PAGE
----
SpongeBob and I are still enjoying ourselves, so the Flying Dutchman decides to crank it up a notch- by stealing his friends’ souls and locking them up! The ghostly fog he uses to abduct them isn’t really fog, but rather some cloudy material that surprisingly manages to get the job done. Unfortunatley, SpongeBob still has a hard time viewing the situation as frightening, laughing off the fact that Sandy, Squidward, Mr Krabs, Gary and Plankton have been kidnapped. This dark humour wears off when he’s snapped back to his senses by Patrick, whose soul’s taken right under his nose. Patrick tells him that sometimes, scary equals scary, and SpongeBob re-calculates this idea...then runs off in a panic.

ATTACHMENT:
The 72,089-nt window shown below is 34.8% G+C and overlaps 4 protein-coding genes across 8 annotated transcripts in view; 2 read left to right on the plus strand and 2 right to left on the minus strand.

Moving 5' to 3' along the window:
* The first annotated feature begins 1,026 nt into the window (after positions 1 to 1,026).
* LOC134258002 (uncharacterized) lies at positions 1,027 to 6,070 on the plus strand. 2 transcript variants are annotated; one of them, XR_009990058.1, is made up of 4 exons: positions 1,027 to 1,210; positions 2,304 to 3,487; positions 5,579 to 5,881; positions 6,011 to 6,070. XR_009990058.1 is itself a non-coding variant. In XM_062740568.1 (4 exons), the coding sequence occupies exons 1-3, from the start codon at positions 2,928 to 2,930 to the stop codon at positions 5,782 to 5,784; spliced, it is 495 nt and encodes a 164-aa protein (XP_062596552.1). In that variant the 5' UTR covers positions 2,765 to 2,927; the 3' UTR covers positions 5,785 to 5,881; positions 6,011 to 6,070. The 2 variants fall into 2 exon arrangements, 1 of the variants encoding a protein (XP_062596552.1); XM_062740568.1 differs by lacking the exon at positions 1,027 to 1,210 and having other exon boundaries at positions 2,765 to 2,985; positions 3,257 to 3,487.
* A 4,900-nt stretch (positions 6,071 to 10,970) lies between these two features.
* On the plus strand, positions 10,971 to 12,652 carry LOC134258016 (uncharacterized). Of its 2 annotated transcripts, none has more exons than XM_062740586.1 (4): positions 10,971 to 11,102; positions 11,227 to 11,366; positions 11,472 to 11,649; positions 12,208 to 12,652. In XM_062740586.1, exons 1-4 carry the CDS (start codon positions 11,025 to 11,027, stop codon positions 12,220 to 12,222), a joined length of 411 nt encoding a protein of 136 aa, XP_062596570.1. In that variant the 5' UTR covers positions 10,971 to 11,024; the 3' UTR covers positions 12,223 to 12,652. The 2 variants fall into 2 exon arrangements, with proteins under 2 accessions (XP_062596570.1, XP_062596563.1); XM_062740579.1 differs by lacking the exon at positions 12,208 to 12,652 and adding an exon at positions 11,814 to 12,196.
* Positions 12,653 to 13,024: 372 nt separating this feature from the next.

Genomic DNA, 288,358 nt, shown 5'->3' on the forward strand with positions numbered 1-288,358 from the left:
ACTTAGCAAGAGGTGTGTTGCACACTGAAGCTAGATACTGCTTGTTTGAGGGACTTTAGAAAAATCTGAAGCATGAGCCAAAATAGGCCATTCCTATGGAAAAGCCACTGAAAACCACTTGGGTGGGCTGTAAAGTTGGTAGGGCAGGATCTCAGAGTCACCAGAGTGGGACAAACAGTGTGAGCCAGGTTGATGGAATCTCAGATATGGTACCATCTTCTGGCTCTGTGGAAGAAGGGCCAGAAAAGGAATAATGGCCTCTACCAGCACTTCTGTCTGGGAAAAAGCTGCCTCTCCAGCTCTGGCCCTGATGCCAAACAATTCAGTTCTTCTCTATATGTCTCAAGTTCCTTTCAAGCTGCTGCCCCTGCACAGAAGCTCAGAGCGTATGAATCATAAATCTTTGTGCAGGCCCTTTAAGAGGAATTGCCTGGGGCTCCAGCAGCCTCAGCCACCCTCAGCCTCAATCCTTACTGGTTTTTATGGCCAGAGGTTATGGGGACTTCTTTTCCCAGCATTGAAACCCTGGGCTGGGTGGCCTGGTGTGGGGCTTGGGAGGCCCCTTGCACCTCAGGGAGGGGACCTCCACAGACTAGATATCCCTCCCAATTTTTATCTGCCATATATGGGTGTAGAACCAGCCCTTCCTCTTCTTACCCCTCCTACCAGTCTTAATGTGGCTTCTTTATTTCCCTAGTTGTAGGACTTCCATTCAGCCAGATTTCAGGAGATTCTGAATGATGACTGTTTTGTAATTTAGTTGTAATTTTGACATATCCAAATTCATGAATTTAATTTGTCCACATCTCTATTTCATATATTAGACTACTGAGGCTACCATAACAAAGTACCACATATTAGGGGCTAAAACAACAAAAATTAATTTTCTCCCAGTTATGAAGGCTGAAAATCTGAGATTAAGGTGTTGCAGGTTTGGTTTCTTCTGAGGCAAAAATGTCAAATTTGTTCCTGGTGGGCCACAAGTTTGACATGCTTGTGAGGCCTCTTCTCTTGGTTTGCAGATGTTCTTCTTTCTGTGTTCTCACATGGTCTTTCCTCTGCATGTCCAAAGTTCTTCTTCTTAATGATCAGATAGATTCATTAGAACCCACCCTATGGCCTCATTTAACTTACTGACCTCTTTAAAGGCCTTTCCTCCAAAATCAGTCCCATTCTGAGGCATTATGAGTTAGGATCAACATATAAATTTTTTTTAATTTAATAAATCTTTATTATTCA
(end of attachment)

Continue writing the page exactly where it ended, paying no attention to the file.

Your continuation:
The impact of everything that’d happened tonight scares him out of his skin, and that and his skeleton run off the ship in a very Season 11 joke. It’s out-there, but I still like it because the skin and skeleton have different personalities, with the skin being brave and the skeleton not having a backbone. It’s clever, creepy enough for a Halloween special, and refreshing to see this sort of crazy joke in stop-motion. With that, the Dutchman continues to taunt his friends, even turning Plankton into his slave when he attempts to escape, before SpongeBob comes back with the acorn robot, in what could’ve been an epic fight scene...if it didn’t immediately break down. It’s like the bag of winds from the movie, having a Checkhov Gun that convenient is a bit of a cheat.